|Publication number||US7786440 B2|
|Application number||US 11/977,767|
|Publication date||Aug 31, 2010|
|Filing date||Oct 26, 2007|
|Priority date||Sep 13, 2007|
|Also published as||EP2037243A2, EP2037243A3, US20090072145|
|Publication number||11977767, 977767, US 7786440 B2, US 7786440B2, US-B2-7786440, US7786440 B2, US7786440B2|
|Inventors||Andy M. Peczalski, Barrett E. Cole|
|Original Assignee||Honeywell International Inc.|
|Export Citation||BiBTeX, EndNote, RefMan|
|Patent Citations (20), Non-Patent Citations (6), Referenced by (3), Classifications (23), Legal Events (2)|
|External Links: USPTO, USPTO Assignment, Espacenet|
This application claims the benefit of U.S. Provisional Patent application Ser. No. 60/972,120, entitled “Nanowire Multispectral Imaging Array”, which was filed on Sep. 13, 2007.
Embodiments are generally related to imaging arrays and infrared detectors. Embodiments are also related to microbolometers and imaging systems that employ microbolometer components. Embodiments are also related to nanowires and nanotechnology-based components.
Infrared (IR) detectors are often utilized to detect fires, overheating machinery, planes, vehicles, people, and any other objects that emit thermal radiation. Infrared detectors are unaffected by ambient light conditions or particulate matter in the air such as smoke or fog. Thus, infrared detectors have potential use in night vision and when poor vision conditions exist, such as when normal vision is obscured by smoke or fog. IR detectors are also used in non-imaging applications such as radiometers, gas detectors, and other IR sensors. Infrared detectors generally operate by detecting the differences in thermal radiance of various objects in a scene. That difference is converted into an electrical signal which is then processed to produce an output related to temperature differences in a scene.
Some types of Infrared detectors employ what is known in the art as a microbolometer. After fabrication, microbolometers are generally placed in vacuum packages to provide an optimal environment for the sensing device. The quality of the vacuum inside the package greatly affects the sensitivity of the detector, a high vacuum being necessary. Conventional microbolometers measure the change in resistance of a detector element after the microbolometer is exposed to thermal radiation. Microbolometers have applications in gas detectors, night vision, and many other situations.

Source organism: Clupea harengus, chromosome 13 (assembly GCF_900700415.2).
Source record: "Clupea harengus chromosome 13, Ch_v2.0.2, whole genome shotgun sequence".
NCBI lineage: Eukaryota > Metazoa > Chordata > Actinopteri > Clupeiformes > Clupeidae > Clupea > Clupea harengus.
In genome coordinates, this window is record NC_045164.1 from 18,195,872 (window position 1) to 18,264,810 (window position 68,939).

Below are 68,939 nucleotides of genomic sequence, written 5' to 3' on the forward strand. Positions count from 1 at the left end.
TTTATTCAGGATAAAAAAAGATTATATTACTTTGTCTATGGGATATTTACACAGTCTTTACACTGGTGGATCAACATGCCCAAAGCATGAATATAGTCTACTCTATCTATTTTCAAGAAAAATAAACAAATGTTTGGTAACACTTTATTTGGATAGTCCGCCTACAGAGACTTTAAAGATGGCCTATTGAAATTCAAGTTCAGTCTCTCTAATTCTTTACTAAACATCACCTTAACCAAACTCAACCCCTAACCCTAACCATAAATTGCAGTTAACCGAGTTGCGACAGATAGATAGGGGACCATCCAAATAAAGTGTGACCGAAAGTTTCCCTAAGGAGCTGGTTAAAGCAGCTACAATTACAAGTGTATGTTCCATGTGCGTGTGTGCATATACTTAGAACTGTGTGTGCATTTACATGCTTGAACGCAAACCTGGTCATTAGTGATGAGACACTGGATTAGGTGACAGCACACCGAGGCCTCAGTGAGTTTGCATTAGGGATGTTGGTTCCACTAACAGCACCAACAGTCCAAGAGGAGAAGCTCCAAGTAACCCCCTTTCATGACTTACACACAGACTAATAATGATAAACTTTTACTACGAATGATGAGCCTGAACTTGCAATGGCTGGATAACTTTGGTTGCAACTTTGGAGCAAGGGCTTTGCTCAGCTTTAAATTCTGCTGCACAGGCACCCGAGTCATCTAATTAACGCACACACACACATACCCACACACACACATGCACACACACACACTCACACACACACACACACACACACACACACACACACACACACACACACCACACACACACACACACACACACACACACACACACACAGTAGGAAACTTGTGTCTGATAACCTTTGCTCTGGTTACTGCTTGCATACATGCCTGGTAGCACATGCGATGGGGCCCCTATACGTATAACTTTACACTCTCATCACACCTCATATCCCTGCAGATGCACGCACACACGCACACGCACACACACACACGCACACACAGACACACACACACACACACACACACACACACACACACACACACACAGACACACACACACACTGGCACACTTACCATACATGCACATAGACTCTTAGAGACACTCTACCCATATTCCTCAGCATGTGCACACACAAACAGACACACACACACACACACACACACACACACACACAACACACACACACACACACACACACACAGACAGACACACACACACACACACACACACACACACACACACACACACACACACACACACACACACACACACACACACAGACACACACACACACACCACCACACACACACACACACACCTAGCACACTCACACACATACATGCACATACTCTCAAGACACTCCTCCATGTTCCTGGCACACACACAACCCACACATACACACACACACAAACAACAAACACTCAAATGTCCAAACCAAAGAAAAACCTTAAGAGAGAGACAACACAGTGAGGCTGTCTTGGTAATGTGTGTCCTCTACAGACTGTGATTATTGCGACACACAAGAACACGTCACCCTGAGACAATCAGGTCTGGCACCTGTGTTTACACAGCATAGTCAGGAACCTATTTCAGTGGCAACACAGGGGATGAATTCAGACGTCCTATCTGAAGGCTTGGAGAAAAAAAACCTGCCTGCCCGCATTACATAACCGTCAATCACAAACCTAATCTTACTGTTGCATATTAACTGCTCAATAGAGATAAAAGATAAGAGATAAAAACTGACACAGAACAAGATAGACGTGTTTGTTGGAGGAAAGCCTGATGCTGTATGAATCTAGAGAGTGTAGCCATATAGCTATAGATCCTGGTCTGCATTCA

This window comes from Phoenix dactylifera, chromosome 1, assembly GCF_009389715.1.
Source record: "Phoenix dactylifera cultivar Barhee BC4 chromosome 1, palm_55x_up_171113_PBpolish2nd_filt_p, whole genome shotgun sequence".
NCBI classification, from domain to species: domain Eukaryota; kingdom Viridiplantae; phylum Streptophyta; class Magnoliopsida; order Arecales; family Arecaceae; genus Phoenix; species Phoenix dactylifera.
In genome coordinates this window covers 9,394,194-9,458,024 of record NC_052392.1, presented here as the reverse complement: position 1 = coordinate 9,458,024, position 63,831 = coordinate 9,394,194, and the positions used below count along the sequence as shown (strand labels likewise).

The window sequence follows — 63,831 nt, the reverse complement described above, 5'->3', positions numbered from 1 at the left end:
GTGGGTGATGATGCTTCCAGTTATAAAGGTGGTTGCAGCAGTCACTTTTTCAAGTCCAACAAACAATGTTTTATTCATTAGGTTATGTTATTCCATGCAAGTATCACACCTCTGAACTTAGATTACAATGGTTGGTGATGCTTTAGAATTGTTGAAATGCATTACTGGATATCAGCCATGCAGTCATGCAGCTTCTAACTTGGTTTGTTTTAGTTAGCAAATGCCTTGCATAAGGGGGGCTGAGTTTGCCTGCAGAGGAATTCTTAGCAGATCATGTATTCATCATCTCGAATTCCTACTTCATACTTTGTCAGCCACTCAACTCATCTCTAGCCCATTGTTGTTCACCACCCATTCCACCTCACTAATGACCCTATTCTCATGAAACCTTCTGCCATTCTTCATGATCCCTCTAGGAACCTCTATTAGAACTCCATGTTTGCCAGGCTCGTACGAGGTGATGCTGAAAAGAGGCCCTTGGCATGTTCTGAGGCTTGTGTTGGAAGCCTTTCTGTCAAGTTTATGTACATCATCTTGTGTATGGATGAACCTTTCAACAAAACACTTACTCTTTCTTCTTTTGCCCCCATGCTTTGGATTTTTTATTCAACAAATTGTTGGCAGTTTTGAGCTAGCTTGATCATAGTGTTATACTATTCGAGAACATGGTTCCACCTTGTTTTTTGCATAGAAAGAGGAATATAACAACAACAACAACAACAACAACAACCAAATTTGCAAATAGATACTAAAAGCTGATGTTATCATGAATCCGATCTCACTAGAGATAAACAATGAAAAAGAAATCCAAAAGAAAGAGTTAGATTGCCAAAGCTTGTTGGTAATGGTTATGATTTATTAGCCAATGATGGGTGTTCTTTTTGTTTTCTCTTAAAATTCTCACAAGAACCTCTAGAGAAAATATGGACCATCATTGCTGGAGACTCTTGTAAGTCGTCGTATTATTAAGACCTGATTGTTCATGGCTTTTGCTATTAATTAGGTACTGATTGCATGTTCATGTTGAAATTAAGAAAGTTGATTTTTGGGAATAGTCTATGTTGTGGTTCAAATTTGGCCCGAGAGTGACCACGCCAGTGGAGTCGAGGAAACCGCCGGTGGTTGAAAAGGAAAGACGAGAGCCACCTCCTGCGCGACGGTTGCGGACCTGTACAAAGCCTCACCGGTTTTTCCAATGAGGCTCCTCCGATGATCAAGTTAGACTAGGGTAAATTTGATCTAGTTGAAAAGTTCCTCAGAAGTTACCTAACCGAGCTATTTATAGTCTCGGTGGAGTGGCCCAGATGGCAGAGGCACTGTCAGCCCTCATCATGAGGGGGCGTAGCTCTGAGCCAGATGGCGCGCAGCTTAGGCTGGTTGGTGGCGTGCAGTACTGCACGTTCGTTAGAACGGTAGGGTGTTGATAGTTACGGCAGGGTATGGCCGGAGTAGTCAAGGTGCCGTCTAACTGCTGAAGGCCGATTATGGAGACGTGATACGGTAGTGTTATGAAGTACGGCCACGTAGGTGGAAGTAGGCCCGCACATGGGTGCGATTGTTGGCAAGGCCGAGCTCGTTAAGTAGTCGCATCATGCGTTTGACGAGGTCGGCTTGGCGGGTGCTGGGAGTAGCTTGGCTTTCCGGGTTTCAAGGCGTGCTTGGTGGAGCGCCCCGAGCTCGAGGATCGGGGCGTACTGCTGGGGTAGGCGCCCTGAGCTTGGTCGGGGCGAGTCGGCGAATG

A “bolometer” operates on the principle that the electrical resistance of the bolometer material changes with respect to the bolometer temperature, which in turn changes in response to the quantity of absorbed incident infrared radiation. These characteristics can be exploited to measure incident infrared radiation on the bolometer by sensing the resulting change in its resistance. When used as an infrared detector, the bolometer is generally thermally isolated from its supporting substrate or surroundings to allow the absorbed incident infrared radiation to generate a temperature change in the bolometer material, and be less affected by substrate temperature. Modern microbolometer structures were developed by the Honeywell Corporation. By way of background, certain prior art detectors and/or arrays, for example those manufactured by Honeywell, Inc., are described in U.S. Pat. Nos. 5,286,976, and 5,300,915, and 5,021,663, each of which is hereby incorporated by reference. Such detectors include those microbolometer detectors that have a two-level microbridge configuration: an upper level and a lower level form a cavity that sensitizes the bolometer to radiation of a particular range of wavelengths; the upper level forms a “microbridge” that includes a thermal sensing element; the lower level includes read-out integrated circuitry, and reflective material to form the cavity; the upper microbridge is supported by legs which thermally isolate the upper level from the lower level and which communicate electrical information therein to the integrated circuitry.
A list of references related to the aforesaid structure may be found in U.S. Pat. No. 5,420,419. The aforesaid patent describes a two-dimensional array of closely spaced microbolometer detectors which are typically fabricated on a monolithic silicon substrate or integrated circuit. Commonly, each of these microbolometer detectors are fabricated on the substrate by way of a commonly referred to “bridge” structure that includes a temperature sensitive resistive element that is substantially thermally isolated from the substrate. This aforesaid microbolometer detector structure is herein referred to as a “thermally-isolated microbolometer.” The resistive element may, for example, be comprised of vanadium oxide material that absorbs infrared radiation. The constructed bridge structure provides good thermal isolation between the resistive element of each microbolometer detector and the silicon substrate. An exemplary microbolometer structure may dimensionally be on the order of approximately 50 microns by 50 microns.
In contrast, a microbolometer detector that is fabricated directly on the substrate, without the bridge structure, can be referred to as a “thermally shorted microbolometer,” since the temperature of the substrate and/or package will directly affect it. Alternately, it may be regarded as a “heat sunk” microbolometer since it is shorted to the substrate.